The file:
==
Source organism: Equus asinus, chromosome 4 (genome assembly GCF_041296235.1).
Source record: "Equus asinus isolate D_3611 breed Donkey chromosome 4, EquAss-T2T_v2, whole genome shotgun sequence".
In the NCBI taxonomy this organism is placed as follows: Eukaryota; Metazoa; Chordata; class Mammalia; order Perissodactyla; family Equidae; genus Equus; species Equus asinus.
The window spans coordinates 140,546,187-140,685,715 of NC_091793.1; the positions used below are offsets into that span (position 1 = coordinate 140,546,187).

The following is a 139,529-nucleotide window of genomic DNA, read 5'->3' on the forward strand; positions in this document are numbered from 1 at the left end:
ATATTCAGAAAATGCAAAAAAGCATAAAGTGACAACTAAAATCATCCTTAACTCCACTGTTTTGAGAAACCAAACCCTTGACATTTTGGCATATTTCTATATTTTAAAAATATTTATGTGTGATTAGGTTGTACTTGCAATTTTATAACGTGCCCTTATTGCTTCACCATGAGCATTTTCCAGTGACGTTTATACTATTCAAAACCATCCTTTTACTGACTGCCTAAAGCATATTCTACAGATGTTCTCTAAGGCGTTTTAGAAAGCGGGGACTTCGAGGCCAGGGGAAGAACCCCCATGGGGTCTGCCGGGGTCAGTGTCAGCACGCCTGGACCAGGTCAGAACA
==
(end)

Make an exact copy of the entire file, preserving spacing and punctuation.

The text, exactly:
Source organism: Equus asinus, chromosome 4 (genome assembly GCF_041296235.1).
Source record: "Equus asinus isolate D_3611 breed Donkey chromosome 4, EquAss-T2T_v2, whole genome shotgun sequence".
In the NCBI taxonomy this organism is placed as follows: Eukaryota; Metazoa; Chordata; class Mammalia; order Perissodactyla; family Equidae; genus Equus; species Equus asinus.
The window spans coordinates 140,546,187-140,685,715 of NC_091793.1; the positions used below are offsets into that span (position 1 = coordinate 140,546,187).

The following is a 139,529-nucleotide window of genomic DNA, read 5'->3' on the forward strand; positions in this document are numbered from 1 at the left end:
ATATTCAGAAAATGCAAAAAAGCATAAAGTGACAACTAAAATCATCCTTAACTCCACTGTTTTGAGAAACCAAACCCTTGACATTTTGGCATATTTCTATATTTTAAAAATATTTATGTGTGATTAGGTTGTACTTGCAATTTTATAACGTGCCCTTATTGCTTCACCATGAGCATTTTCCAGTGACGTTTATACTATTCAAAACCATCCTTTTACTGACTGCCTAAAGCATATTCTACAGATGTTCTCTAAGGCGTTTTAGAAAGCGGGGACTTCGAGGCCAGGGGAAGAACCCCCATGGGGTCTGCCGGGGTCAGTGTCAGCACGCCTGGACCAGGTCAGAACA